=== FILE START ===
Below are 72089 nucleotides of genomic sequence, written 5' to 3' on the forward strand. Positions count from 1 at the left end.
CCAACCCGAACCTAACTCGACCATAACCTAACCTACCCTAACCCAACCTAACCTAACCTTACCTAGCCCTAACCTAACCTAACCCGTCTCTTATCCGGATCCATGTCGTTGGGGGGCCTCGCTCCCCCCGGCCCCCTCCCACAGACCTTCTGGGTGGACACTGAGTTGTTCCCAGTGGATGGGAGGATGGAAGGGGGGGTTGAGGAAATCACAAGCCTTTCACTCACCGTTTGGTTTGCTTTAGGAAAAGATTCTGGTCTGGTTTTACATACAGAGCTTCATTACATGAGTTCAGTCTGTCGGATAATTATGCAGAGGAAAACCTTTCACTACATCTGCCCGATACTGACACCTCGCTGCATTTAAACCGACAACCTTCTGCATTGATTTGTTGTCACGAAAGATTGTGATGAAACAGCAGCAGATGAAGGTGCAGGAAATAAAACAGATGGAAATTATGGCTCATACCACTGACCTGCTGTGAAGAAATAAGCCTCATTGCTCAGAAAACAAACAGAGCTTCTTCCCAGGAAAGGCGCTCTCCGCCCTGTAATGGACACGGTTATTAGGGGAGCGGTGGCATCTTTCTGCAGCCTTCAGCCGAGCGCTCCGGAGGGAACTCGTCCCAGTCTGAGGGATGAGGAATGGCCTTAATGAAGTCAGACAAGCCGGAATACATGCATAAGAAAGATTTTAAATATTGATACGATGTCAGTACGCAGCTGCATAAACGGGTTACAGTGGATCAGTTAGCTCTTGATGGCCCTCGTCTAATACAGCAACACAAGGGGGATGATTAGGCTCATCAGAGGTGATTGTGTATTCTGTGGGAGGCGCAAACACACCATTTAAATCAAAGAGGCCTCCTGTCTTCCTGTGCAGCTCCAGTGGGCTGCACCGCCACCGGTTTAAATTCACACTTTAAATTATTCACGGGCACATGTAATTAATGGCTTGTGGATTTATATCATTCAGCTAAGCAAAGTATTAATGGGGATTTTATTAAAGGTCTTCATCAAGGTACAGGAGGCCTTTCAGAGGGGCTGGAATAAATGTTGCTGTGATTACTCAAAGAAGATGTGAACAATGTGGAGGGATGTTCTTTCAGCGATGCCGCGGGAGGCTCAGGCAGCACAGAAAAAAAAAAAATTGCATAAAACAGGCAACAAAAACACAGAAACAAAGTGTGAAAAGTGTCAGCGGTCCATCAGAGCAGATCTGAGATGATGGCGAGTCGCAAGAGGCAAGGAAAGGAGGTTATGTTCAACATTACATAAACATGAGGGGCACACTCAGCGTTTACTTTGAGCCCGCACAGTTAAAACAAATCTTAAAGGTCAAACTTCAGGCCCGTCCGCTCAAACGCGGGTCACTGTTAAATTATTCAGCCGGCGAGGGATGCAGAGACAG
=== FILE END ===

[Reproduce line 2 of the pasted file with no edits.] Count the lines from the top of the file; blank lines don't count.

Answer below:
CCAACCCGAACCTAACTCGACCATAACCTAACCTACCCTAACCCAACCTAACCTAACCTTACCTAGCCCTAACCTAACCTAACCCGTCTCTTATCCGGATCCATGTCGTTGGGGGGCCTCGCTCCCCCCGGCCCCCTCCCACAGACCTTCTGGGTGGACACTGAGTTGTTCCCAGTGGATGGGAGGATGGAAGGGGGGGTTGAGGAAATCACAAGCCTTTCACTCACCGTTTGGTTTGCTTTAGGAAAAGATTCTGGTCTGGTTTTACATACAGAGCTTCATTACATGAGTTCAGTCTGTCGGATAATTATGCAGAGGAAAACCTTTCACTACATCTGCCCGATACTGACACCTCGCTGCATTTAAACCGACAACCTTCTGCATTGATTTGTTGTCACGAAAGATTGTGATGAAACAGCAGCAGATGAAGGTGCAGGAAATAAAACAGATGGAAATTATGGCTCATACCACTGACCTGCTGTGAAGAAATAAGCCTCATTGCTCAGAAAACAAACAGAGCTTCTTCCCAGGAAAGGCGCTCTCCGCCCTGTAATGGACACGGTTATTAGGGGAGCGGTGGCATCTTTCTGCAGCCTTCAGCCGAGCGCTCCGGAGGGAACTCGTCCCAGTCTGAGGGATGAGGAATGGCCTTAATGAAGTCAGACAAGCCGGAATACATGCATAAGAAAGATTTTAAATATTGATACGATGTCAGTACGCAGCTGCATAAACGGGTTACAGTGGATCAGTTAGCTCTTGATGGCCCTCGTCTAATACAGCAACACAAGGGGGATGATTAGGCTCATCAGAGGTGATTGTGTATTCTGTGGGAGGCGCAAACACACCATTTAAATCAAAGAGGCCTCCTGTCTTCCTGTGCAGCTCCAGTGGGCTGCACCGCCACCGGTTTAAATTCACACTTTAAATTATTCACGGGCACATGTAATTAATGGCTTGTGGATTTATATCATTCAGCTAAGCAAAGTATTAATGGGGATTTTATTAAAGGTCTTCATCAAGGTACAGGAGGCCTTTCAGAGGGGCTGGAATAAATGTTGCTGTGATTACTCAAAGAAGATGTGAACAATGTGGAGGGATGTTCTTTCAGCGATGCCGCGGGAGGCTCAGGCAGCACAGAAAAAAAAAAAATTGCATAAAACAGGCAACAAAAACACAGAAACAAAGTGTGAAAAGTGTCAGCGGTCCATCAGAGCAGATCTGAGATGATGGCGAGTCGCAAGAGGCAAGGAAAGGAGGTTATGTTCAACATTACATAAACATGAGGGGCACACTCAGCGTTTACTTTGAGCCCGCACAGTTAAAACAAATCTTAAAGGTCAAACTTCAGGCCCGTCCGCTCAAACGCGGGTCACTGTTAAATTATTCAGCCGGCGAGGGATGCAGAGACAG